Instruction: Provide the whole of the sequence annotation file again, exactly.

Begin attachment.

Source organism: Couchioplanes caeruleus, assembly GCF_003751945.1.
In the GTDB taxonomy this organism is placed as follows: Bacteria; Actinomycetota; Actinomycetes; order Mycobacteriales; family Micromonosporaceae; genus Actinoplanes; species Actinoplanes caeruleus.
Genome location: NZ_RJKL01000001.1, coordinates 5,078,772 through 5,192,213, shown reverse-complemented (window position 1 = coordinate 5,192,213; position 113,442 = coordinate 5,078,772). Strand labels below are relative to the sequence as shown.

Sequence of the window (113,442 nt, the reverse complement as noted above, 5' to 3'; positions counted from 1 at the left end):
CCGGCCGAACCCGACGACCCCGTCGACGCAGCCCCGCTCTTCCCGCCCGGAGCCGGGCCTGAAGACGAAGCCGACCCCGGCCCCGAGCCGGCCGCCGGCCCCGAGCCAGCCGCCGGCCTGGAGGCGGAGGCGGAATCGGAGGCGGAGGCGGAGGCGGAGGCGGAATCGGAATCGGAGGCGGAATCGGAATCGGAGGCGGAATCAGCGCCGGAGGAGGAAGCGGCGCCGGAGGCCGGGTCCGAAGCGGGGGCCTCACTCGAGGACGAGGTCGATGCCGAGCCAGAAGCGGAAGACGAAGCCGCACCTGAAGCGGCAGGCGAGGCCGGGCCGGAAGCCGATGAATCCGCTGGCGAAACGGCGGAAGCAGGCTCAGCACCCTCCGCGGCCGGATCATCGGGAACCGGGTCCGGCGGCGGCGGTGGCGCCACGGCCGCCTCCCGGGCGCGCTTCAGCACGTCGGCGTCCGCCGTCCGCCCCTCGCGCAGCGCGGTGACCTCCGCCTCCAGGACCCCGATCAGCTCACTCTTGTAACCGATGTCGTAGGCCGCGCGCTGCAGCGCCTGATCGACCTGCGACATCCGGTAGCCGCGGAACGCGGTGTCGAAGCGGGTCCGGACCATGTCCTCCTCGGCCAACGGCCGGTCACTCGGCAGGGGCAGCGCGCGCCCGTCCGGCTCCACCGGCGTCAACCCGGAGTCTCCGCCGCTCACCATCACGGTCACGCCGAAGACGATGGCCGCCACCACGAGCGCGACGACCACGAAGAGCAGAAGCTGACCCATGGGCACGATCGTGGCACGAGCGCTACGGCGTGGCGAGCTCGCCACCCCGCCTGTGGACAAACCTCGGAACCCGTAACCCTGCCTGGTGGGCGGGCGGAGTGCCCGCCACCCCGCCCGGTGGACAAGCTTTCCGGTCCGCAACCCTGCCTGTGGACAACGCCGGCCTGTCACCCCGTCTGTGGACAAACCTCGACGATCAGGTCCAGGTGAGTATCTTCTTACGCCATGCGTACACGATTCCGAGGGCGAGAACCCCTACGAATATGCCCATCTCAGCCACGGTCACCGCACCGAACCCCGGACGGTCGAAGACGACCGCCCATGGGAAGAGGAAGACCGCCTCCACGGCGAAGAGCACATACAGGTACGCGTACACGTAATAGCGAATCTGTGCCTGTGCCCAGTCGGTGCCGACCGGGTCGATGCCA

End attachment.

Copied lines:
Source organism: Couchioplanes caeruleus, assembly GCF_003751945.1.
In the GTDB taxonomy this organism is placed as follows: Bacteria; Actinomycetota; Actinomycetes; order Mycobacteriales; family Micromonosporaceae; genus Actinoplanes; species Actinoplanes caeruleus.
Genome location: NZ_RJKL01000001.1, coordinates 5,078,772 through 5,192,213, shown reverse-complemented (window position 1 = coordinate 5,192,213; position 113,442 = coordinate 5,078,772). Strand labels below are relative to the sequence as shown.

Sequence of the window (113,442 nt, the reverse complement as noted above, 5' to 3'; positions counted from 1 at the left end):
CCGGCCGAACCCGACGACCCCGTCGACGCAGCCCCGCTCTTCCCGCCCGGAGCCGGGCCTGAAGACGAAGCCGACCCCGGCCCCGAGCCGGCCGCCGGCCCCGAGCCAGCCGCCGGCCTGGAGGCGGAGGCGGAATCGGAGGCGGAGGCGGAGGCGGAGGCGGAATCGGAATCGGAGGCGGAATCGGAATCGGAGGCGGAATCAGCGCCGGAGGAGGAAGCGGCGCCGGAGGCCGGGTCCGAAGCGGGGGCCTCACTCGAGGACGAGGTCGATGCCGAGCCAGAAGCGGAAGACGAAGCCGCACCTGAAGCGGCAGGCGAGGCCGGGCCGGAAGCCGATGAATCCGCTGGCGAAACGGCGGAAGCAGGCTCAGCACCCTCCGCGGCCGGATCATCGGGAACCGGGTCCGGCGGCGGCGGTGGCGCCACGGCCGCCTCCCGGGCGCGCTTCAGCACGTCGGCGTCCGCCGTCCGCCCCTCGCGCAGCGCGGTGACCTCCGCCTCCAGGACCCCGATCAGCTCACTCTTGTAACCGATGTCGTAGGCCGCGCGCTGCAGCGCCTGATCGACCTGCGACATCCGGTAGCCGCGGAACGCGGTGTCGAAGCGGGTCCGGACCATGTCCTCCTCGGCCAACGGCCGGTCACTCGGCAGGGGCAGCGCGCGCCCGTCCGGCTCCACCGGCGTCAACCCGGAGTCTCCGCCGCTCACCATCACGGTCACGCCGAAGACGATGGCCGCCACCACGAGCGCGACGACCACGAAGAGCAGAAGCTGACCCATGGGCACGATCGTGGCACGAGCGCTACGGCGTGGCGAGCTCGCCACCCCGCCTGTGGACAAACCTCGGAACCCGTAACCCTGCCTGGTGGGCGGGCGGAGTGCCCGCCACCCCGCCCGGTGGACAAGCTTTCCGGTCCGCAACCCTGCCTGTGGACAACGCCGGCCTGTCACCCCGTCTGTGGACAAACCTCGACGATCAGGTCCAGGTGAGTATCTTCTTACGCCATGCGTACACGATTCCGAGGGCGAGAACCCCTACGAATATGCCCATCTCAGCCACGGTCACCGCACCGAACCCCGGACGGTCGAAGACGACCGCCCATGGGAAGAGGAAGACCGCCTCCACGGCGAAGAGCACATACAGGTACGCGTACACGTAATAGCGAATCTGTGCCTGTGCCCAGTCGGTGCCGACCGGGTCGATGCCA